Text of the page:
You can move the slider for parameters like confidence threshold and IOU matching threshold, and the metrics will recompute to reflect the model's performance with those parameters. You can also change the Metric Class.

Many Class Metrics View

When the number of classes exceeds 25, the model metrics view switches from the grids above to a filterable table format for better legibility.

Selecting a row in the Classification Report (left) will filter the Confusion Matrix (right) to only rows where either GT or Prediction matches the selected class. Selecting a row in the Confusion Matrix will show examples of those types of confusions, and sort by the amount of confusion.

Understanding the Confusion Matrix

The confusion matrix in the Metrics tab is extremely useful for identifying label/data quality issues. While we have a whole guide on how to move through a data quality workflow, this section will focus specifically on how to use all the features of the matrix.

For this example we

Filtering Buttons

In the Metrics tab, these filtering buttons allow you to quickly filter and view subsets of your dataset.

For example, when you click on FN (False Negatives), you'll see specific cells highlighted in the matrix. In addition after the matrix cells are highlighted, you'll see those examples populate down below for review.

The buttons Confused As and Confused From reveal a dropdown where you can filter on specific classes. When selecting a class, you'll again see cells in the matrix highlighted and examples that meet the criteria populating down below.

Toggle Buttons

Absolute/Percentage Toggle Buttons

The toggle buttons on the left allows you to change the value displayed on the cell:

  • Absolute is the number of crops that meet the label/inference class criteria.

  • Percentage depends on which option is selected on the other toggle button (row, column, value).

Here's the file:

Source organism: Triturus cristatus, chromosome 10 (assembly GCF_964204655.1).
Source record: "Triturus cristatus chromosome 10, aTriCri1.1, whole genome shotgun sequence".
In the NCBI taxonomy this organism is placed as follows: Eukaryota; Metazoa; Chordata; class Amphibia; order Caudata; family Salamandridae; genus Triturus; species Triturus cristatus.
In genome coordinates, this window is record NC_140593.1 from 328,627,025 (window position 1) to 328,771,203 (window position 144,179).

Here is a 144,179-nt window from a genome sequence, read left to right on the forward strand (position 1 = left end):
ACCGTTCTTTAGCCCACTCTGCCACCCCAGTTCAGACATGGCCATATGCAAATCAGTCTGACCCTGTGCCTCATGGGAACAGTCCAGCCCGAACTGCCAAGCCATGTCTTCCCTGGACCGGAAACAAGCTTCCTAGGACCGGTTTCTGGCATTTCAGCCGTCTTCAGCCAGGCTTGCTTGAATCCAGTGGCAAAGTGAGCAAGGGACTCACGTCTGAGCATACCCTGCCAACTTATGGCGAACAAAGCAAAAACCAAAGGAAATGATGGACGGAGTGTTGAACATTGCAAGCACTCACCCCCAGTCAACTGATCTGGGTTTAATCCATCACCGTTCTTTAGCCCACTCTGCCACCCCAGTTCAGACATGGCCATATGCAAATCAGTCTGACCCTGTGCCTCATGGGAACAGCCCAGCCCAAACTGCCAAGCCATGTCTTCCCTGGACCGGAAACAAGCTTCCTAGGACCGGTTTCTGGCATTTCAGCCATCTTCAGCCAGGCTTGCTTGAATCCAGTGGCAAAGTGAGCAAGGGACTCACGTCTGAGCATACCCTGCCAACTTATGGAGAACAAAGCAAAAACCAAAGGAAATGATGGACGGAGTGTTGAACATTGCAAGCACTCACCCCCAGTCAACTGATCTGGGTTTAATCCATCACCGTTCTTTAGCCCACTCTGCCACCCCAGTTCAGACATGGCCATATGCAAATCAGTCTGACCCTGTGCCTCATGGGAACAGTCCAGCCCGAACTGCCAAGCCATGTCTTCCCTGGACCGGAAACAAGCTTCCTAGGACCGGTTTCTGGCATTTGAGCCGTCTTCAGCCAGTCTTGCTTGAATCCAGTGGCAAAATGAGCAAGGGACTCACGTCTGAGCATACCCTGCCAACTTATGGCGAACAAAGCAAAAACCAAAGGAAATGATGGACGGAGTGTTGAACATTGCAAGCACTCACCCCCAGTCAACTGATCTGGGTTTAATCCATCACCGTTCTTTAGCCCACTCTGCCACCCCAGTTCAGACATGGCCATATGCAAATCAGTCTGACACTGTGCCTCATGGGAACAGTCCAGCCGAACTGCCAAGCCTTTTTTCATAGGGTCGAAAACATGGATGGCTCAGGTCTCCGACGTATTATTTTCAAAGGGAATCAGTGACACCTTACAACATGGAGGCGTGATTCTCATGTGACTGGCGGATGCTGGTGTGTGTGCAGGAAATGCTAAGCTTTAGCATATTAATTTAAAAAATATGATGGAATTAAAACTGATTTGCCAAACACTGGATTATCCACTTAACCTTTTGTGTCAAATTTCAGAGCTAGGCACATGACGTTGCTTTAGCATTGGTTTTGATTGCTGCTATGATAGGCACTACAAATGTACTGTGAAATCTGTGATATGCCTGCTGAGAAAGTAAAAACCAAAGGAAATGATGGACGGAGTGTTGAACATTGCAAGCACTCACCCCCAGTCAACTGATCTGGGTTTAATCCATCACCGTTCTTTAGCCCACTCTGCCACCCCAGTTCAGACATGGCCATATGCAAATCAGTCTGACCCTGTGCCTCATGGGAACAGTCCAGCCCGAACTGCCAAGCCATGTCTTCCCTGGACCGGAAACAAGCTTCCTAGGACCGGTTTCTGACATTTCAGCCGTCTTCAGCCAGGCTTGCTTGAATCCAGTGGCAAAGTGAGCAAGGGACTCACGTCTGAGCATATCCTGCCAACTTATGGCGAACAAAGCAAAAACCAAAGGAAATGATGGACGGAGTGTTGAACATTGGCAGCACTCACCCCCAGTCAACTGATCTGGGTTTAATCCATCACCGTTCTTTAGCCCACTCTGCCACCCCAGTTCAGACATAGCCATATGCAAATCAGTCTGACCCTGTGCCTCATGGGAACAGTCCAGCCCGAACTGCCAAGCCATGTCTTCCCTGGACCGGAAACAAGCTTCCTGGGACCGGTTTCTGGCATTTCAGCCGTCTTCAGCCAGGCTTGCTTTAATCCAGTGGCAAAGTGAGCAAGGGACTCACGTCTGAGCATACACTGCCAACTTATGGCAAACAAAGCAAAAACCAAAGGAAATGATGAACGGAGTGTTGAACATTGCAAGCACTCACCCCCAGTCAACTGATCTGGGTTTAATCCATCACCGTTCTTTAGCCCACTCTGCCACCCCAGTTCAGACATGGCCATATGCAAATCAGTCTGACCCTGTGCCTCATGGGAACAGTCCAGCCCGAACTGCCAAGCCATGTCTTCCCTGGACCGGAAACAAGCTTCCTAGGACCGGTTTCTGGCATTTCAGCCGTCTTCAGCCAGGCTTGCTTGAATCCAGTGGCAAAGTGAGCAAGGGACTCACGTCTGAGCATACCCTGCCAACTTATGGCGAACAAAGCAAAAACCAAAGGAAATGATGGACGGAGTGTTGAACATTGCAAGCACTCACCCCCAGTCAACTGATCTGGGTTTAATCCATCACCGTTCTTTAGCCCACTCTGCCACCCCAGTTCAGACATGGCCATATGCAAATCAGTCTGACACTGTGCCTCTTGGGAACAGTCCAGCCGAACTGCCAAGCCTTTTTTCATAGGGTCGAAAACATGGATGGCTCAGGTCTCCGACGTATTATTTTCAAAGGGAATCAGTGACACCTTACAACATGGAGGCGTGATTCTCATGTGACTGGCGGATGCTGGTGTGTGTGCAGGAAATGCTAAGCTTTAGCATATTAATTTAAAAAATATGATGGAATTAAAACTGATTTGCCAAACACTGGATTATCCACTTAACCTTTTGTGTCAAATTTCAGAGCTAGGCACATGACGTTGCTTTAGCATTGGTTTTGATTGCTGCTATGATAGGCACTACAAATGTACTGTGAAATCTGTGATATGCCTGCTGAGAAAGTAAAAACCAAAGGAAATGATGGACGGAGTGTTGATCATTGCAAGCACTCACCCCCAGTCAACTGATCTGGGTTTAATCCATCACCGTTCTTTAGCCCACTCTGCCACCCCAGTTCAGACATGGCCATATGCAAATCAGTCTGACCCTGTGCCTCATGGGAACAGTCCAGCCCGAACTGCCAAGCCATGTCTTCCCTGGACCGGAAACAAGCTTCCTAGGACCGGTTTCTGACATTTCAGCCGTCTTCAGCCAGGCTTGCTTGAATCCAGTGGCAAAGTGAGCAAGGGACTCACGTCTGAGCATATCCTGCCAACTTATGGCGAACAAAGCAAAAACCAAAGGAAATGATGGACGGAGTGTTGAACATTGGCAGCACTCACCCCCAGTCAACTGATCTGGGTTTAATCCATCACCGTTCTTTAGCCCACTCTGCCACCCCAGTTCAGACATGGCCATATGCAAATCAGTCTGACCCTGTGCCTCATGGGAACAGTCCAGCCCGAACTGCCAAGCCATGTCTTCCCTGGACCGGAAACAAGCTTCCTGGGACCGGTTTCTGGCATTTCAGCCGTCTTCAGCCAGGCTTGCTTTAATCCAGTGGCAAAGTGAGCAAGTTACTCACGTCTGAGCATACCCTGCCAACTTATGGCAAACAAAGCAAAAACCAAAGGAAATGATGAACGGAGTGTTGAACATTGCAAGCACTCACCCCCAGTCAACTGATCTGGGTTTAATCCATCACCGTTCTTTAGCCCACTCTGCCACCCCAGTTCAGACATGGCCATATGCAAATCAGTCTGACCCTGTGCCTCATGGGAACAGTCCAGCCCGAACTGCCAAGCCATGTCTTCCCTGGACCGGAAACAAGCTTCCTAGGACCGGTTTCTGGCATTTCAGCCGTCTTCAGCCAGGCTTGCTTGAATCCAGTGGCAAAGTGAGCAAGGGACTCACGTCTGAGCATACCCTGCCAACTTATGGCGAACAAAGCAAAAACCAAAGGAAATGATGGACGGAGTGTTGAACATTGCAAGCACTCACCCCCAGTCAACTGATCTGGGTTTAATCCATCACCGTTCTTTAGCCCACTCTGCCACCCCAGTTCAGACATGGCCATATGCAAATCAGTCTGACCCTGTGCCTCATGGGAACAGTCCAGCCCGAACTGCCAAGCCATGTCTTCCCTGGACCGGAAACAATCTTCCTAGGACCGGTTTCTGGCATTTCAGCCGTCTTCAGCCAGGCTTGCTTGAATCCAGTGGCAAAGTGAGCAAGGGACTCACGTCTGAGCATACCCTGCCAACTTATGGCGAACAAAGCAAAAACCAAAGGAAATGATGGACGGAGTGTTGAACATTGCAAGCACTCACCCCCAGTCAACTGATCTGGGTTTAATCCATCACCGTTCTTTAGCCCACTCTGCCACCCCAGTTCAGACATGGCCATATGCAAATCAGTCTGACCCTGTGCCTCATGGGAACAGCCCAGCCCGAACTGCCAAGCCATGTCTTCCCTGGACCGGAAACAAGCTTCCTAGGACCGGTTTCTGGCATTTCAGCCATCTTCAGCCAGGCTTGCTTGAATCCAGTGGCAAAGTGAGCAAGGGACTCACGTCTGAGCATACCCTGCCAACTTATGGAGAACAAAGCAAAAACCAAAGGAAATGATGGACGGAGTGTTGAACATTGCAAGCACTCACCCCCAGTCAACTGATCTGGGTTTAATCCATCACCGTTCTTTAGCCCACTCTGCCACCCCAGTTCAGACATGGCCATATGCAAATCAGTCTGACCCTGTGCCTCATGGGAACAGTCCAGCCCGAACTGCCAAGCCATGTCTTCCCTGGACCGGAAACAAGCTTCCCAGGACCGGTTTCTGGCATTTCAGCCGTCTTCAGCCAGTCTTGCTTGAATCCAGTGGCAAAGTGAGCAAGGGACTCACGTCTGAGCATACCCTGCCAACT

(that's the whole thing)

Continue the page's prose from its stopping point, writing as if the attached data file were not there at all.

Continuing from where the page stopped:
• If Row is selected, cell percentage represents the count of the crops in the cell compared to the row

    • If Column is selected, cell percentage represents the count of the crops in the cell compared to the column

    • If Value is selected, cell percentage represents the count of the crops in the cell compared to the total number of crops across all classes

Row/Column/Value Toggle Buttons

The toggle buttons above the confusion matrix change the way you see the cell values colored and the numbers that display on cell hover.

The darker the color, the larger the percentage of the Row/Column/Overall Value that specific cell represents.

Also, depending on the toggled option, the denominator that is displayed on cell hover will reflect the total count per row, column, or for the entire dataset.

Comparing Two Inference Sets

In the Model Metrics View it is possible to compare two inference sets at once.

When two inference sets are selected, both the value displayed on a cell and the values displayed when hovering over a cell will appear different than with just a single inference.

It's worth noting, whatever inference set is selected first up top from the drop down is the one you will see listed above the confusion matrix and does have an effect on the results you will see in the confusion matrix.

Taking a look at coloring in the matrix pictured above, the darker the blue the better, the darker the red the worse.

Breaking this statement down, the coloring depends on if we are looking at values on the main diagonal or off of the diagonal.

Here we mean the diagonal that represents the correct predictions from the model:

On the diagonal, any positive value is good and signifies that value is the increase in the number of correct classifications in the second inference set compared to the first. So since it is a positive change, positive numbers on the diagonal will be blue. On that same train of thought, any negatives on the diagonal signify a decrease in performance and are colored red.

For any value outside the diagonal, the colors actually represent the opposite because outside the diagonal, each cell represents a specific kind of error. So positive numbers actually represent MORE misclassifications in the second inference set compared to the first. Whereas negative numbers represent less error = better performance = blue colored cells.

Understanding the Values on Hover

Looking at the image above, when comparing two inference sets the format of the message on hover for a cell is slightly different.

The message for this cell reads:

delta - straight + 10 (2 -> 12) 

This reads as: for objects classified as delta but labeled straight, the second inference set had 10 more of these failures than the first inference set. The first inference set had 2 examples of this particular failure and the second selected inference set has 12 examples of this failure. (2 + 10 = 12)